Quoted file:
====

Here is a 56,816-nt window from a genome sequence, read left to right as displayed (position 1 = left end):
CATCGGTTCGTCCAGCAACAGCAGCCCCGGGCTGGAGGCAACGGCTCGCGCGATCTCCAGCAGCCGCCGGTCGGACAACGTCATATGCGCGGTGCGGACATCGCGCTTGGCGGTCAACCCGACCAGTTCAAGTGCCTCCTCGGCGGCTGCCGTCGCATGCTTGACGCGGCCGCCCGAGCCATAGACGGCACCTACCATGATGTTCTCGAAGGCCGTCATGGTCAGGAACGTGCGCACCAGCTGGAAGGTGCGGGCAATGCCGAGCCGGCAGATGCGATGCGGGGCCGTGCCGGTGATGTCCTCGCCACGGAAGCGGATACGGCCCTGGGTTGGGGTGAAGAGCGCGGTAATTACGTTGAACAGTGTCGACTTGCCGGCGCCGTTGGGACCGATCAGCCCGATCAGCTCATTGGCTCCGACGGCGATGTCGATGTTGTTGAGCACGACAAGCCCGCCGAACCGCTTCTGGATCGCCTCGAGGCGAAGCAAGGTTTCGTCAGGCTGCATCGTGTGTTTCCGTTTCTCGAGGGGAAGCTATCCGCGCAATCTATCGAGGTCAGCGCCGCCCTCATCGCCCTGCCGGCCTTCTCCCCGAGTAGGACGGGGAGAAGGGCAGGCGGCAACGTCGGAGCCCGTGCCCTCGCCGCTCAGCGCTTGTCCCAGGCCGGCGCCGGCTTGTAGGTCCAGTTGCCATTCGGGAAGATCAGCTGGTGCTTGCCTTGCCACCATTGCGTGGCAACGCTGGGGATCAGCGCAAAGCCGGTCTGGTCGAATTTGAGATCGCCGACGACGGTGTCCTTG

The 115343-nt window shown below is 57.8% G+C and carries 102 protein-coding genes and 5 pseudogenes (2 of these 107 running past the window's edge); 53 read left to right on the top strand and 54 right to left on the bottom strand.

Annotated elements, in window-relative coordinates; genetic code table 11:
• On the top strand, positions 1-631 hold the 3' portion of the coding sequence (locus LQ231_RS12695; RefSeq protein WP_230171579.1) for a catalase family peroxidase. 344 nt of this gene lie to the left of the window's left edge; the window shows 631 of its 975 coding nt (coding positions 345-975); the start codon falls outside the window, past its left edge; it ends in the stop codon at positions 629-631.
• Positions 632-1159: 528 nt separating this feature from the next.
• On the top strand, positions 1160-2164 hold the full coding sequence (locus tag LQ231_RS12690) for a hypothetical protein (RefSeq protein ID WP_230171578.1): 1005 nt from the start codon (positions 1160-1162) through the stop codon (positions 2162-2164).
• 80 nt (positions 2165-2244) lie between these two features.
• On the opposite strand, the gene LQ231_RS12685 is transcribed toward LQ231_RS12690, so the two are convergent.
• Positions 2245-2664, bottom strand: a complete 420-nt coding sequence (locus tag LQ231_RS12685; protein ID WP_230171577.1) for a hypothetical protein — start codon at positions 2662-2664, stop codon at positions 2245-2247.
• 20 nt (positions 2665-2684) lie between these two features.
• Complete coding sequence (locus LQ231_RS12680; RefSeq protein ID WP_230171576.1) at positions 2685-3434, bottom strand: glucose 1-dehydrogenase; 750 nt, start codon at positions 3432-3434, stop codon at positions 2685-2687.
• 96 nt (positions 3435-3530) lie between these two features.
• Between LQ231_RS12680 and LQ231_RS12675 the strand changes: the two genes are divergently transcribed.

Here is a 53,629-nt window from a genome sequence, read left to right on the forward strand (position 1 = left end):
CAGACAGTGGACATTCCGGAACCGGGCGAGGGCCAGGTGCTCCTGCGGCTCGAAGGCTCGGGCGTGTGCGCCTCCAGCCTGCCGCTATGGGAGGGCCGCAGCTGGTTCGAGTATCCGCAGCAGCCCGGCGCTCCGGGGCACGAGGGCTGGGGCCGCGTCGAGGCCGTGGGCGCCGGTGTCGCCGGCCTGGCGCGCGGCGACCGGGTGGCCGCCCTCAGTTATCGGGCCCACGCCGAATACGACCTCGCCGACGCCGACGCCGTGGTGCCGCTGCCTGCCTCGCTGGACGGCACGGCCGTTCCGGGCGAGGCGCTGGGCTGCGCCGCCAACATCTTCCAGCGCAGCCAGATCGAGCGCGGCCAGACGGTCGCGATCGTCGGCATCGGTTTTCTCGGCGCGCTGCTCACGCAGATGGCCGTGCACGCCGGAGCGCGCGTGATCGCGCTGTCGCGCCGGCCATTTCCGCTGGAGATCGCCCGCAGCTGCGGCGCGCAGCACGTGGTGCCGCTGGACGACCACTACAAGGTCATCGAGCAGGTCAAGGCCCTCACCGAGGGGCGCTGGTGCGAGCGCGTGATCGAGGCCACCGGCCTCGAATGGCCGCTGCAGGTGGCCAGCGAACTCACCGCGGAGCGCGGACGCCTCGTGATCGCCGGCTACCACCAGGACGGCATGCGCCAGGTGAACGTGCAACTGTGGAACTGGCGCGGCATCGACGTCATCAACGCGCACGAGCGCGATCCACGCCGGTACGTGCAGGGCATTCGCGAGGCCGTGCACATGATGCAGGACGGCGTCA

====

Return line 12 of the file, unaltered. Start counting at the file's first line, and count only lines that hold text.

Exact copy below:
• Complete coding sequence (locus LQ231_RS12680; RefSeq protein ID WP_230171576.1) at positions 2685-3434, bottom strand: glucose 1-dehydrogenase; 750 nt, start codon at positions 3432-3434, stop codon at positions 2685-2687.